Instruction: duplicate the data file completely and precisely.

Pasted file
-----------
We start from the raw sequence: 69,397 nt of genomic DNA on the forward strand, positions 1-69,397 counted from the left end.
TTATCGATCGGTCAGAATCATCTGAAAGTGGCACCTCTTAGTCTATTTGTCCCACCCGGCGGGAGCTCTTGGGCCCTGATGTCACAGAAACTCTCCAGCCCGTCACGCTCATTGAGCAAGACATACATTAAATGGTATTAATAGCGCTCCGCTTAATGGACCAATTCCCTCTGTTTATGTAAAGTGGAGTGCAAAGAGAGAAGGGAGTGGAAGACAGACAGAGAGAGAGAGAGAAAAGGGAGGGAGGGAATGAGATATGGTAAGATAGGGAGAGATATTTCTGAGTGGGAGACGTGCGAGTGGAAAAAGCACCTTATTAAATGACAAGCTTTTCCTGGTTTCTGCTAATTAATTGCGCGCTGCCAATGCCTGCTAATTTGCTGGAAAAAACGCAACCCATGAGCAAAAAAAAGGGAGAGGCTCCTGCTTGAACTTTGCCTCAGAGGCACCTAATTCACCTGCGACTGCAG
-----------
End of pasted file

We start from the raw sequence: 69,397 nt of genomic DNA on the forward strand, positions 1-69,397 counted from the left end.
TTATCGATCGGTCAGAATCATCTGAAAGTGGCACCTCTTAGTCTATTTGTCCCACCCGGCGGGAGCTCTTGGGCCCTGATGTCACAGAAACTCTCCAGCCCGTCACGCTCATTGAGCAAGACATACATTAAATGGTATTAATAGCGCTCCGCTTAATGGACCAATTCCCTCTGTTTATGTAAAGTGGAGTGCAAAGAGAGAAGGGAGTGGAAGACAGACAGAGAGAGAGAGAGAAAAGGGAGGGAGGGAATGAGATATGGTAAGATAGGGAGAGATATTTCTGAGTGGGAGACGTGCGAGTGGAAAAAGCACCTTATTAAATGACAAGCTTTTCCTGGTTTCTGCTAATTAATTGCGCGCTGCCAATGCCTGCTAATTTGCTGGAAAAAACGCAACCCATGAGCAAAAAAAAGGGAGAGGCTCCTGCTTGAACTTTGCCTCAGAGGCACCTAATTCACCTGCGACTGCAG